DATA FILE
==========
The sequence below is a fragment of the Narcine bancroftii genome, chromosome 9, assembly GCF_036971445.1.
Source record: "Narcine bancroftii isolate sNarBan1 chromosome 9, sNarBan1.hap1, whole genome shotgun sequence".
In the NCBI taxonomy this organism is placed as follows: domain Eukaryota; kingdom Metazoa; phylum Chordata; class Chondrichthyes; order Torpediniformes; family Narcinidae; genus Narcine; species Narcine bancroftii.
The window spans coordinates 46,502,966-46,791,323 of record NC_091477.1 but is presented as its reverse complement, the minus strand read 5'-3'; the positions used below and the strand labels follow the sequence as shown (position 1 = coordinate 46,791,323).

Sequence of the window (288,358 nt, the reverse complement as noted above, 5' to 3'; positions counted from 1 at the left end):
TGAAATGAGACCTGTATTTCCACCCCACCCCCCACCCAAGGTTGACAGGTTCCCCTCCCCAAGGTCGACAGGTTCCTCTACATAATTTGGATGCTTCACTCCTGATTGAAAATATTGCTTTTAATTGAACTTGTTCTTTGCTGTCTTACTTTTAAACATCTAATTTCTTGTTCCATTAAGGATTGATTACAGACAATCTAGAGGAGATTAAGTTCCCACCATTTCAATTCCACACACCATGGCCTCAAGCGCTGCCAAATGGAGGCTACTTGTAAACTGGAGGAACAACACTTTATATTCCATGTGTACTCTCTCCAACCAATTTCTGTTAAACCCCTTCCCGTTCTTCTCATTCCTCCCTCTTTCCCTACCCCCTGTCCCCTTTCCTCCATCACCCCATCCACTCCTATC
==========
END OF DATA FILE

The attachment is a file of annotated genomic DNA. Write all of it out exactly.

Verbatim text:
The sequence below is a fragment of the Narcine bancroftii genome, chromosome 9, assembly GCF_036971445.1.
Source record: "Narcine bancroftii isolate sNarBan1 chromosome 9, sNarBan1.hap1, whole genome shotgun sequence".
In the NCBI taxonomy this organism is placed as follows: domain Eukaryota; kingdom Metazoa; phylum Chordata; class Chondrichthyes; order Torpediniformes; family Narcinidae; genus Narcine; species Narcine bancroftii.
The window spans coordinates 46,502,966-46,791,323 of record NC_091477.1 but is presented as its reverse complement, the minus strand read 5'-3'; the positions used below and the strand labels follow the sequence as shown (position 1 = coordinate 46,791,323).

Sequence of the window (288,358 nt, the reverse complement as noted above, 5' to 3'; positions counted from 1 at the left end):
TGAAATGAGACCTGTATTTCCACCCCACCCCCCACCCAAGGTTGACAGGTTCCCCTCCCCAAGGTCGACAGGTTCCTCTACATAATTTGGATGCTTCACTCCTGATTGAAAATATTGCTTTTAATTGAACTTGTTCTTTGCTGTCTTACTTTTAAACATCTAATTTCTTGTTCCATTAAGGATTGATTACAGACAATCTAGAGGAGATTAAGTTCCCACCATTTCAATTCCACACACCATGGCCTCAAGCGCTGCCAAATGGAGGCTACTTGTAAACTGGAGGAACAACACTTTATATTCCATGTGTACTCTCTCCAACCAATTTCTGTTAAACCCCTTCCCGTTCTTCTCATTCCTCCCTCTTTCCCTACCCCCTGTCCCCTTTCCTCCATCACCCCATCCACTCCTATC